His shouts are muffled, but she knows it won't be long before someone comes to investigate the noise. Kenra has no time to dress, and is off running down the corridor in what she remembers to be the direction of the stairs. She is rewarded with the sight of the torchlit stairway, and ascends by twos to the servents' quarters above. Her bare feet are silent on the cold stone, and she leaves a trail of blood from the long slit on the side of her leg.
As she hurries out the door and into the keep's main yard, her mind is racing. She'd been told that Lord Kinney could be trusted, and now she had been attacked in his very castle! She cannot stay to find out whether this had been a spy – if it were really one of Kinney's men and she stayed she would not have another chance to get away.
The castle is walled, of course, and the only ways out are through three gates, all of which will be guarded. Kenra stops to think and realizes that she is half naked. In the shadowed overhang of a barn, she ducks through the shoulder strap of the royal messenger’s bag and pulls her tunic over her head. Her long black hair gets stuck under the bag's strap when she puts it back on, and she shakes her head to free it while tying a belt around her waist. She ties her sandals on, checks the shallow cut that runs from her knee to her hip, and retrieves her knife before venturing out of hiding.
Only her innate quickness and sixth sense for danger save her, sending her spinning around the corner of the barn when a guard appears across the yard. Peering cautiously around the wall, she determines that he has not seen her (her dark, near-black skin has aided her this time) and decides to hide for a moment inside the barn.
The barn door is unlocked, and she opens it only enough for her own slim form to squeeze in before closing it behind her. There is a mild snort, and a friendly wrinkled face appears over the nearest stall door. It is a female, apparently of egg-laying age, with a long neck and broad shell-back. It whuffles softly at Kenra, and she goes to it and pats its rough gray/green skin.
The huge tortoise accepts her touch, cocking its head to one side and blinking a brown eye. It seems to be the herd leader, so there is no problem with the rest of the mounts in the barn.
Kenra leans against the stall door for a moment, looking around the barn and trying to think of a way out of the castle walls. Her eyes alight upon the tack area, and she smiles. She is suddenly glad that the guard made it necessary for her to hide in the tortoise barn.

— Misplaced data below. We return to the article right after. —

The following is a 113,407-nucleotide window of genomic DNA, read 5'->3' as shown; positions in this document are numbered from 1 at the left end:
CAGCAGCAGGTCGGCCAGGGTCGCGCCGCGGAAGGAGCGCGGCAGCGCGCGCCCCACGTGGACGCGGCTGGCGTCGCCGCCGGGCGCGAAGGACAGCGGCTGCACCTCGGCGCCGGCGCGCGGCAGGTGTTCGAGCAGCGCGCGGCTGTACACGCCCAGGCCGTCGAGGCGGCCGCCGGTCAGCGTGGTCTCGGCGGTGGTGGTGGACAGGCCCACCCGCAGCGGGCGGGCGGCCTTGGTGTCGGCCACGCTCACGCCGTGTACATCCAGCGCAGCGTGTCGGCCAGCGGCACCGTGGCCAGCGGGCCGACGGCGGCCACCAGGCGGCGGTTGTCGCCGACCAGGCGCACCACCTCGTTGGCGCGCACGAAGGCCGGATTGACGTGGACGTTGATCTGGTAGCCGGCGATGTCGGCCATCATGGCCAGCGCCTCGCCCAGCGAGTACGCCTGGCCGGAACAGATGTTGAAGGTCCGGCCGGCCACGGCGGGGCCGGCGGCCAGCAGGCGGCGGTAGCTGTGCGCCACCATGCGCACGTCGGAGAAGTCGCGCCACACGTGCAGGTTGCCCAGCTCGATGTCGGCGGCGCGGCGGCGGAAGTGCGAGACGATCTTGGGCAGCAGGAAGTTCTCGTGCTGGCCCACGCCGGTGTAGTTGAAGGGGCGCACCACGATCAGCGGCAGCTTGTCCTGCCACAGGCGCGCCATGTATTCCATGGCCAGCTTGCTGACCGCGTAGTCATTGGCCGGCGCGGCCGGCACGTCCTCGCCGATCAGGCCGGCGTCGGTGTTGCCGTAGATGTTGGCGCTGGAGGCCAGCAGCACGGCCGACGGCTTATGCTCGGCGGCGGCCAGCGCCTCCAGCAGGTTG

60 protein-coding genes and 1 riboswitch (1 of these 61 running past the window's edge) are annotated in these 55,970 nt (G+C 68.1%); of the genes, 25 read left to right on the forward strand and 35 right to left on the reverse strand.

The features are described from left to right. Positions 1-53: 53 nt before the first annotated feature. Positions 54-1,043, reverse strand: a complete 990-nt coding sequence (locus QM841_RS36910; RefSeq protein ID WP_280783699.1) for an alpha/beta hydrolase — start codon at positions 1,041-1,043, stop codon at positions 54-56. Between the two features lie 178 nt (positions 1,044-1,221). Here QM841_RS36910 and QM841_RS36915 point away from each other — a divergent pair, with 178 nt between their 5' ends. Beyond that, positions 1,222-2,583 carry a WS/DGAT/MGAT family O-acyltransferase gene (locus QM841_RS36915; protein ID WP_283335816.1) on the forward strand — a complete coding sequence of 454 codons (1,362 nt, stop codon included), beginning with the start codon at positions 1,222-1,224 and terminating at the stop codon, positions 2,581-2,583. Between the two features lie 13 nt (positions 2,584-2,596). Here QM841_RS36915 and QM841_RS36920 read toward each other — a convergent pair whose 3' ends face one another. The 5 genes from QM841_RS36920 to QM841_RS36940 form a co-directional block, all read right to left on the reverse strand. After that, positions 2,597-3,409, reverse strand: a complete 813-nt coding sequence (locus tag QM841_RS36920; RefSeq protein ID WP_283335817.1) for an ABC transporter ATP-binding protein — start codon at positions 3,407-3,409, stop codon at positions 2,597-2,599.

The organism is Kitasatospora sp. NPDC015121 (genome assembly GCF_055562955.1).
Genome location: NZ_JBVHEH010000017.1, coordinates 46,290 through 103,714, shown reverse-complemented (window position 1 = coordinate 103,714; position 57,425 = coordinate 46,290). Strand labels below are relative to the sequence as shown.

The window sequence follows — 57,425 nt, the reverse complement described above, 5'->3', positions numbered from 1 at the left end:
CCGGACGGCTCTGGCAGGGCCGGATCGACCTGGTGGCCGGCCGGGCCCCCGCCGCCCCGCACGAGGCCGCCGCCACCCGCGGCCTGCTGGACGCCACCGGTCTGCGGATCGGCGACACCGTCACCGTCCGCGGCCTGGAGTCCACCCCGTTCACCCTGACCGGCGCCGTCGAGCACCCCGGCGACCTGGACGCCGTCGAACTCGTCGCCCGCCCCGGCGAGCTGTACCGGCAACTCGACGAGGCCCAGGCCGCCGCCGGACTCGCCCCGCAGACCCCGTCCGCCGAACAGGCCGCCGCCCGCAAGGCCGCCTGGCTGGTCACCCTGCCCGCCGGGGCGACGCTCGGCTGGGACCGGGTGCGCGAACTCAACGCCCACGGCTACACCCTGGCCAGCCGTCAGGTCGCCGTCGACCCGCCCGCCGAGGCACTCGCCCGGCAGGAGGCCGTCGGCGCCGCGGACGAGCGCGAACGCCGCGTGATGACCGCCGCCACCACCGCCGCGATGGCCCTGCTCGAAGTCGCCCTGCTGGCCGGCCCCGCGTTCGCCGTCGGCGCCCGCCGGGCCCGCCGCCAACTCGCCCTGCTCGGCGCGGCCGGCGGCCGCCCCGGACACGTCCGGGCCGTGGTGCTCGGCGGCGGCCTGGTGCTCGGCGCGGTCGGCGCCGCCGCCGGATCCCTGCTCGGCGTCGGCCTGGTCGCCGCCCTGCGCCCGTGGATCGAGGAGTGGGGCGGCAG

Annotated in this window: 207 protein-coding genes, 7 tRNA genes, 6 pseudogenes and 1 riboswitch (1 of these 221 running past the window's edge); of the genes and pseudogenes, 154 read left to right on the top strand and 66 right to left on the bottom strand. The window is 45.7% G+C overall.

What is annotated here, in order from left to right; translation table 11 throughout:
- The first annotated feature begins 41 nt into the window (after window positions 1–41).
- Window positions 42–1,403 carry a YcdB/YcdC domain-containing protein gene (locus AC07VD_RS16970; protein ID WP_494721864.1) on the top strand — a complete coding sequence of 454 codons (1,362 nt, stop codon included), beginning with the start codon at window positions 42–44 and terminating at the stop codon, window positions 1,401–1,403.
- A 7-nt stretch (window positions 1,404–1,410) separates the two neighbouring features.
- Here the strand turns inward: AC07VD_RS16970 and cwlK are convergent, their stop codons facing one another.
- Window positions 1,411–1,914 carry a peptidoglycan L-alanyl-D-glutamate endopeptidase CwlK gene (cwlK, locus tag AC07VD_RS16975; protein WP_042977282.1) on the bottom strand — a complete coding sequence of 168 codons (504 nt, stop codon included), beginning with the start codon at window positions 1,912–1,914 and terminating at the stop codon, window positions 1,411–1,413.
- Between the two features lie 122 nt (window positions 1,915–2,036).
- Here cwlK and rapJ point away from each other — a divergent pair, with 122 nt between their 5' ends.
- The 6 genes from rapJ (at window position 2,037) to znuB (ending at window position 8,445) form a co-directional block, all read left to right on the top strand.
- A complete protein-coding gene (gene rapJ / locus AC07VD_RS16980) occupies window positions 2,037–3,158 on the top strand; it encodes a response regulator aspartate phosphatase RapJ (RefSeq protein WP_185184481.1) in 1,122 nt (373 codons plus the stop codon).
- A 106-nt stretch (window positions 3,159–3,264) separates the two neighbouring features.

The rope looks to be just long enough. Now all she needs is something to tie on the end of it… Her eyes and hands search the shelves and floor until she finds something useful. A fancy harness, reptilian leather inlaid with metal, for a large female tortoise. Its shape and makeup look strong enough to support her weight, at least long enough to get her over the wall. She takes the back door outside into the shadows behind the barn.
Over the wall. This is not as easy as she thought, and she soon wishes she had gloves of some kind. The rope bites into her hands enough to make her forget the pain of her thigh, the knife between her teeth cuts into the corners of her mouth, and her knees bang again and again against the stone wall. By the time she has reached the top, the palms of her hands are bleeding. Again, she checks her thigh. Its bleeding seems to have slowed.
Kenra secures the metal bridle in place on a stone crenel and moves crouched like a beetle (again, she is glad for her night-dark complexion and wardrobe) across the top of the wall. Descent would be much easier without the pain of holding tight to the rope with bleeding hands. Her sandals scuff against the rock wall, so loud she thinks the whole castle must hear it. But no one appears to challenge her, and once on the ground again she quickly melts into the dark woods.
With the effort of climbing and running, Kenra's thigh has resumed its former rate of blood loss, and she realizes she must think of a way to stop it before she takes off. Her tunic is long enough to reach her knees, and she cuts it shorter with her dagger. The rag serves as a bandage, with her belt to hold it in place.
She runs by moonlight, stopping whenever possible at a stream for a sip of water. She makes good time, considering the frequent stops to readjust the bandage on her leg and the constant annoyance of her skinned knees and rope-burned hands. Dawn finds her a few miles away from Lord Raisling's keep.
Perhaps it is fatigue, maybe preoccupation with pain, but Kenra is taken by surprise when a pair of men appear before her on a small stone bridge. It is clear that they have been waiting for her. They are small and wiry, of coastal heritage. Their faces are grim, but they do not move to attack her right away.
Kenra comes to a stop, panting and flexing her blood-crusted hands. She realizes she has been limping.
"You are the king's messenger," says the paler of the two men. His brown eyes look odd with such blond hair. Kenra does not reply; it was not a question.